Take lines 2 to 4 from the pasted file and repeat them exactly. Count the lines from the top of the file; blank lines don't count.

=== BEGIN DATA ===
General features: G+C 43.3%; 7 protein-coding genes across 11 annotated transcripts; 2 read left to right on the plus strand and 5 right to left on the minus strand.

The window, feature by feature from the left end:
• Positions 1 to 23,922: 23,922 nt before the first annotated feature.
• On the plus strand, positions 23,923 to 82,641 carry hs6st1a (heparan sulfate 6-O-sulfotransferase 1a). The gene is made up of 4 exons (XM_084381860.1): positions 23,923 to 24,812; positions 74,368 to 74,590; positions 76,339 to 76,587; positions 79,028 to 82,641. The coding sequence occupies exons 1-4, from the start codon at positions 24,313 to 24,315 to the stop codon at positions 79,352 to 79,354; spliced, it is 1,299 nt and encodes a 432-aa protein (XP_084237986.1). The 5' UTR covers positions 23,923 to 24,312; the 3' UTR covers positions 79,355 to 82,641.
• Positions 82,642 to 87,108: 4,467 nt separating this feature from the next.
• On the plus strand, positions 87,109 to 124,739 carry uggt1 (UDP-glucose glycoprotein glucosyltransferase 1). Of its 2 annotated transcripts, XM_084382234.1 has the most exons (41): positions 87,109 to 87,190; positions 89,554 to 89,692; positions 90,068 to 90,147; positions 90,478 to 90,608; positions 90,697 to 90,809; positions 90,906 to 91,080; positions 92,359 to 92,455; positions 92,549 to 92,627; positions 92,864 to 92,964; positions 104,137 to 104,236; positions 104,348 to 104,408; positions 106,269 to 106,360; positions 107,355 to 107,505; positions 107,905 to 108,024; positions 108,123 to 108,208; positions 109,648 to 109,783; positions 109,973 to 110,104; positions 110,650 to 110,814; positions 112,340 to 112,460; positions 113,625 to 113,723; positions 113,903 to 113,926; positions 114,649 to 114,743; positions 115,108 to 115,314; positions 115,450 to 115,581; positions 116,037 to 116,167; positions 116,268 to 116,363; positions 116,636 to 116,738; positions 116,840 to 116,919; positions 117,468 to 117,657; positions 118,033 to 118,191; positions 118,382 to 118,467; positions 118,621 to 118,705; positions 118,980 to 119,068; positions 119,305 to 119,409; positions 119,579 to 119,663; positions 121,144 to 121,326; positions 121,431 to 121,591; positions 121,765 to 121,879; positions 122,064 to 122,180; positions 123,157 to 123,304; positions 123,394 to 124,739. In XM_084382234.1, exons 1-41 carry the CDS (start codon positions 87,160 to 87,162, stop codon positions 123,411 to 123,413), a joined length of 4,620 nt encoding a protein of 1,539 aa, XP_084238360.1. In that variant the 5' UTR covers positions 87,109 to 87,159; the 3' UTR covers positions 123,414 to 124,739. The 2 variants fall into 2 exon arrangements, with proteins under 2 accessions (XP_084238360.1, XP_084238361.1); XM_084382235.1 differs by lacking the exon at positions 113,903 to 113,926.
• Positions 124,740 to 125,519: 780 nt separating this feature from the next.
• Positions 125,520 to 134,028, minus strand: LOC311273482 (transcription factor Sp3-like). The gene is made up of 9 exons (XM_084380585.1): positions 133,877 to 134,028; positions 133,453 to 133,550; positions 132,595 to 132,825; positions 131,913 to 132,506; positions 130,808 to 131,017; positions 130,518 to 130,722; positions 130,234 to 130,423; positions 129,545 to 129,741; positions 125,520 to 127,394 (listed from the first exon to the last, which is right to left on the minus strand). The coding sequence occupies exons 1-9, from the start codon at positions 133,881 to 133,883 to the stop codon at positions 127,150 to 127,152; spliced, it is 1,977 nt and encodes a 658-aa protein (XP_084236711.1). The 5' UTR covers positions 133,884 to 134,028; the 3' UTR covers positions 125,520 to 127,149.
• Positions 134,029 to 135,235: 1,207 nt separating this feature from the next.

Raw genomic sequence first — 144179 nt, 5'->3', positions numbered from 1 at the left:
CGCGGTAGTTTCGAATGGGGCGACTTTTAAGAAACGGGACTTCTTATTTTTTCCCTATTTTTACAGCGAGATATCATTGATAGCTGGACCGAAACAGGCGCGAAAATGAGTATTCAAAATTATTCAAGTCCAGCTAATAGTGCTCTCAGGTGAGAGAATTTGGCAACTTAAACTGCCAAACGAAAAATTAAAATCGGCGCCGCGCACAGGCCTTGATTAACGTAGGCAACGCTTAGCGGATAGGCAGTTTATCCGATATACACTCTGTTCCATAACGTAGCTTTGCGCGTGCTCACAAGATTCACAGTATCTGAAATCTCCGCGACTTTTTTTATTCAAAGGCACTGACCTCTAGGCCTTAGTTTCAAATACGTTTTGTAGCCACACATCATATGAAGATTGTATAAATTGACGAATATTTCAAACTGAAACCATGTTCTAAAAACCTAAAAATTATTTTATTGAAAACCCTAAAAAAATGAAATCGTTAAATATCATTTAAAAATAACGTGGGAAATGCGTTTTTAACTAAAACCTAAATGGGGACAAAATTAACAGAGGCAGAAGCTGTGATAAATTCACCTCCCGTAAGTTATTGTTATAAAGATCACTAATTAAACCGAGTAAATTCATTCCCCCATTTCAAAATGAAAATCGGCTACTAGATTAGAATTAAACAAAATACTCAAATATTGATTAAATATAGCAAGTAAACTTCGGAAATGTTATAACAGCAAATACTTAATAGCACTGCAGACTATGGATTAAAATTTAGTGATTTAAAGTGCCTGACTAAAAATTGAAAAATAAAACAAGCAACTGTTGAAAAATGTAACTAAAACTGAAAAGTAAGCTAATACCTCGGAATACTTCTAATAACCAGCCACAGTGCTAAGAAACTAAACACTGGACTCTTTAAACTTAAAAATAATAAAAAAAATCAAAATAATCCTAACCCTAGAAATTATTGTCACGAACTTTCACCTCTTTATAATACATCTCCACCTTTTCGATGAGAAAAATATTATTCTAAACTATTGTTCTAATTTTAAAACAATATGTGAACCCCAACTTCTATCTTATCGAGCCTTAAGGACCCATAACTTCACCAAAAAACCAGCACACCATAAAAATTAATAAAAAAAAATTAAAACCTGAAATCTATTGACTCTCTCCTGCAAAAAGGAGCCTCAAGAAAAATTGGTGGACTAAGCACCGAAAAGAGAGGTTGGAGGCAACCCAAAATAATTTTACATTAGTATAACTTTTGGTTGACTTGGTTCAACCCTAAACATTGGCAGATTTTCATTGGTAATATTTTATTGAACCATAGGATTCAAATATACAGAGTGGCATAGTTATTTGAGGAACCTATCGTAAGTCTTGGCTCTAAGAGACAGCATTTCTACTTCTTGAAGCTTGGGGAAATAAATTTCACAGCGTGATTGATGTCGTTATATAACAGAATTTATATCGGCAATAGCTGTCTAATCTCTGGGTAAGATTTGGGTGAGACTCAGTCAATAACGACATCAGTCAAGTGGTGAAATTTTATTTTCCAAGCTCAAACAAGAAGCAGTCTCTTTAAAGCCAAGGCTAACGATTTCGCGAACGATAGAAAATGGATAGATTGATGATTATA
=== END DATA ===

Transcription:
The window, feature by feature from the left end:
• Positions 1 to 23,922: 23,922 nt before the first annotated feature.
• On the plus strand, positions 23,923 to 82,641 carry hs6st1a (heparan sulfate 6-O-sulfotransferase 1a). The gene is made up of 4 exons (XM_084381860.1): positions 23,923 to 24,812; positions 74,368 to 74,590; positions 76,339 to 76,587; positions 79,028 to 82,641. The coding sequence occupies exons 1-4, from the start codon at positions 24,313 to 24,315 to the stop codon at positions 79,352 to 79,354; spliced, it is 1,299 nt and encodes a 432-aa protein (XP_084237986.1). The 5' UTR covers positions 23,923 to 24,312; the 3' UTR covers positions 79,355 to 82,641.